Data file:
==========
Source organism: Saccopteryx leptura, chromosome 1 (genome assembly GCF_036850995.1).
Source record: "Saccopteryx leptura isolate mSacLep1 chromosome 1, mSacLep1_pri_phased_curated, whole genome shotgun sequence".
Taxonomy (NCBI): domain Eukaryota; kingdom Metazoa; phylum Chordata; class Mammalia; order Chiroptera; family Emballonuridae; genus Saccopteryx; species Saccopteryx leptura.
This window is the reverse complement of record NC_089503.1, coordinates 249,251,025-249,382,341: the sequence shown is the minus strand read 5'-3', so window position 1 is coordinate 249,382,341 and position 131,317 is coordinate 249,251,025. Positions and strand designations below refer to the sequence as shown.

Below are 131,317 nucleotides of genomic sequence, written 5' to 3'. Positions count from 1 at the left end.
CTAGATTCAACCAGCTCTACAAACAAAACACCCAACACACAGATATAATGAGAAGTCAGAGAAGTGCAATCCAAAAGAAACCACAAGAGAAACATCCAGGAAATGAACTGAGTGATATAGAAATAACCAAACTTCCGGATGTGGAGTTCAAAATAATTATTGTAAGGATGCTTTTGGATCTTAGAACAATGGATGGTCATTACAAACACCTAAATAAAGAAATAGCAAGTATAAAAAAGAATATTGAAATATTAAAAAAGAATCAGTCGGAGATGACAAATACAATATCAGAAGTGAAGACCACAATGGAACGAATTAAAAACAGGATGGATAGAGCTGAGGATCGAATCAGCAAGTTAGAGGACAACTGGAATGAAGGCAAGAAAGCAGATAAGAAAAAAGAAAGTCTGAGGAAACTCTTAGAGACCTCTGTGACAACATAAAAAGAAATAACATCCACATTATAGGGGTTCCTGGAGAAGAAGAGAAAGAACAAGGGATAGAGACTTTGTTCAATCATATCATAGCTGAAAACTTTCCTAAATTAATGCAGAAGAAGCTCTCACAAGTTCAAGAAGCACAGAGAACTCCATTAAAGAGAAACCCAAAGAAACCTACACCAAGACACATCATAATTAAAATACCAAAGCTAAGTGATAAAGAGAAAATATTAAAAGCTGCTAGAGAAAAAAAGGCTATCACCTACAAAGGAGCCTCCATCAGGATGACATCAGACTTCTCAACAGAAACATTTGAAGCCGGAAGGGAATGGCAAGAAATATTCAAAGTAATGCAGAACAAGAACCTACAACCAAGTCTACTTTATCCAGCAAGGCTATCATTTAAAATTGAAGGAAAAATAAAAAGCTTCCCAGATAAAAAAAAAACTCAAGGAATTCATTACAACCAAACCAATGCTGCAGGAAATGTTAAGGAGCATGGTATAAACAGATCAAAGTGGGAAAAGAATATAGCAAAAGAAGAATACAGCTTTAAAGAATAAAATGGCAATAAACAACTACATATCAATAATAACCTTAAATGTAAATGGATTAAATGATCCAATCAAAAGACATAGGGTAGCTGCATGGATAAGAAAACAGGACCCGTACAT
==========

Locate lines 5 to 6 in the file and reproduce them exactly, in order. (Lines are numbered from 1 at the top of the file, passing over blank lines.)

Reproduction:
Below are 131,317 nucleotides of genomic sequence, written 5' to 3'. Positions count from 1 at the left end.
CTAGATTCAACCAGCTCTACAAACAAAACACCCAACACACAGATATAATGAGAAGTCAGAGAAGTGCAATCCAAAAGAAACCACAAGAGAAACATCCAGGAAATGAACTGAGTGATATAGAAATAACCAAACTTCCGGATGTGGAGTTCAAAATAATTATTGTAAGGATGCTTTTGGATCTTAGAACAATGGATGGTCATTACAAACACCTAAATAAAGAAATAGCAAGTATAAAAAAGAATATTGAAATATTAAAAAAGAATCAGTCGGAGATGACAAATACAATATCAGAAGTGAAGACCACAATGGAACGAATTAAAAACAGGATGGATAGAGCTGAGGATCGAATCAGCAAGTTAGAGGACAACTGGAATGAAGGCAAGAAAGCAGATAAGAAAAAAGAAAGTCTGAGGAAACTCTTAGAGACCTCTGTGACAACATAAAAAGAAATAACATCCACATTATAGGGGTTCCTGGAGAAGAAGAGAAAGAACAAGGGATAGAGACTTTGTTCAATCATATCATAGCTGAAAACTTTCCTAAATTAATGCAGAAGAAGCTCTCACAAGTTCAAGAAGCACAGAGAACTCCATTAAAGAGAAACCCAAAGAAACCTACACCAAGACACATCATAATTAAAATACCAAAGCTAAGTGATAAAGAGAAAATATTAAAAGCTGCTAGAGAAAAAAAGGCTATCACCTACAAAGGAGCCTCCATCAGGATGACATCAGACTTCTCAACAGAAACATTTGAAGCCGGAAGGGAATGGCAAGAAATATTCAAAGTAATGCAGAACAAGAACCTACAACCAAGTCTACTTTATCCAGCAAGGCTATCATTTAAAATTGAAGGAAAAATAAAAAGCTTCCCAGATAAAAAAAAAACTCAAGGAATTCATTACAACCAAACCAATGCTGCAGGAAATGTTAAGGAGCATGGTATAAACAGATCAAAGTGGGAAAAGAATATAGCAAAAGAAGAATACAGCTTTAAAGAATAAAATGGCAATAAACAACTACATATCAATAATAACCTTAAATGTAAATGGATTAAATGATCCAATCAAAAGACATAGGGTAGCTGCATGGATAAGAAAACAGGACCCGTACAT